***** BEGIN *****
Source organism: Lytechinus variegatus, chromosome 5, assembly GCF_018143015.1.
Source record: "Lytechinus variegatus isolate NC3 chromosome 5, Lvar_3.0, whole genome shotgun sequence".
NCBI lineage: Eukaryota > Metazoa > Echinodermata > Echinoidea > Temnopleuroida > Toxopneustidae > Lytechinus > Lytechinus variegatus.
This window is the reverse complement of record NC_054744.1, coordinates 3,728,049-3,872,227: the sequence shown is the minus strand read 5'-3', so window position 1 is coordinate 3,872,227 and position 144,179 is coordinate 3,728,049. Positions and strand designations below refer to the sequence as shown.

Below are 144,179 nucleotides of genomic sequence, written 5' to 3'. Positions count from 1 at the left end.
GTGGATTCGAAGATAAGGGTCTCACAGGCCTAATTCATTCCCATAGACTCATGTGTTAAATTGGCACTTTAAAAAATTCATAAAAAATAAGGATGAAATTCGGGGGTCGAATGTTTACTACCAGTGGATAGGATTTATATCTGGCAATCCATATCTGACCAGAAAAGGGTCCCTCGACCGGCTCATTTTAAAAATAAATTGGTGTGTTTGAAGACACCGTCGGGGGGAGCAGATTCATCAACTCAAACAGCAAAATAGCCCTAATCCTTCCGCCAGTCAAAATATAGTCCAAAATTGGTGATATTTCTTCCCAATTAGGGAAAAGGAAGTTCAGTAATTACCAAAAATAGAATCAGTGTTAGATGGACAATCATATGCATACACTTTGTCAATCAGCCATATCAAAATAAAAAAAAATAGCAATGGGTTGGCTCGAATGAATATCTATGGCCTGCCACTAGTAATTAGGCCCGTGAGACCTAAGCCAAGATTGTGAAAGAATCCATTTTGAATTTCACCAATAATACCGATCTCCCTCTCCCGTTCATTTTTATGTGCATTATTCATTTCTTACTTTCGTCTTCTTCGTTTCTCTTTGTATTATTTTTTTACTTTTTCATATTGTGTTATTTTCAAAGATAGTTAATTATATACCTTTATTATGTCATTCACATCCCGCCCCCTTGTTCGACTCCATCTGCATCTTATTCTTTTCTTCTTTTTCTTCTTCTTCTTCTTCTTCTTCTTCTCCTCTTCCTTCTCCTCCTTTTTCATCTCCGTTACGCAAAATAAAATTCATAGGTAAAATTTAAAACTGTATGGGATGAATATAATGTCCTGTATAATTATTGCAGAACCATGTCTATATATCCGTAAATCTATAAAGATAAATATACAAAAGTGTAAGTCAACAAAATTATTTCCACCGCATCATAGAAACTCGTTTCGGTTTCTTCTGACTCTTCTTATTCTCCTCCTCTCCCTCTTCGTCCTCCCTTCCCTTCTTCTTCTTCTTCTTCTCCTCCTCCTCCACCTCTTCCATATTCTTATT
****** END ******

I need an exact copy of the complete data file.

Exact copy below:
Source organism: Lytechinus variegatus, chromosome 5, assembly GCF_018143015.1.
Source record: "Lytechinus variegatus isolate NC3 chromosome 5, Lvar_3.0, whole genome shotgun sequence".
NCBI lineage: Eukaryota > Metazoa > Echinodermata > Echinoidea > Temnopleuroida > Toxopneustidae > Lytechinus > Lytechinus variegatus.
This window is the reverse complement of record NC_054744.1, coordinates 3,728,049-3,872,227: the sequence shown is the minus strand read 5'-3', so window position 1 is coordinate 3,872,227 and position 144,179 is coordinate 3,728,049. Positions and strand designations below refer to the sequence as shown.

Below are 144,179 nucleotides of genomic sequence, written 5' to 3'. Positions count from 1 at the left end.
GTGGATTCGAAGATAAGGGTCTCACAGGCCTAATTCATTCCCATAGACTCATGTGTTAAATTGGCACTTTAAAAAATTCATAAAAAATAAGGATGAAATTCGGGGGTCGAATGTTTACTACCAGTGGATAGGATTTATATCTGGCAATCCATATCTGACCAGAAAAGGGTCCCTCGACCGGCTCATTTTAAAAATAAATTGGTGTGTTTGAAGACACCGTCGGGGGGAGCAGATTCATCAACTCAAACAGCAAAATAGCCCTAATCCTTCCGCCAGTCAAAATATAGTCCAAAATTGGTGATATTTCTTCCCAATTAGGGAAAAGGAAGTTCAGTAATTACCAAAAATAGAATCAGTGTTAGATGGACAATCATATGCATACACTTTGTCAATCAGCCATATCAAAATAAAAAAAAATAGCAATGGGTTGGCTCGAATGAATATCTATGGCCTGCCACTAGTAATTAGGCCCGTGAGACCTAAGCCAAGATTGTGAAAGAATCCATTTTGAATTTCACCAATAATACCGATCTCCCTCTCCCGTTCATTTTTATGTGCATTATTCATTTCTTACTTTCGTCTTCTTCGTTTCTCTTTGTATTATTTTTTTACTTTTTCATATTGTGTTATTTTCAAAGATAGTTAATTATATACCTTTATTATGTCATTCACATCCCGCCCCCTTGTTCGACTCCATCTGCATCTTATTCTTTTCTTCTTTTTCTTCTTCTTCTTCTTCTTCTTCTTCTCCTCTTCCTTCTCCTCCTTTTTCATCTCCGTTACGCAAAATAAAATTCATAGGTAAAATTTAAAACTGTATGGGATGAATATAATGTCCTGTATAATTATTGCAGAACCATGTCTATATATCCGTAAATCTATAAAGATAAATATACAAAAGTGTAAGTCAACAAAATTATTTCCACCGCATCATAGAAACTCGTTTCGGTTTCTTCTGACTCTTCTTATTCTCCTCCTCTCCCTCTTCGTCCTCCCTTCCCTTCTTCTTCTTCTTCTTCTCCTCCTCCTCCACCTCTTCCATATTCTTATT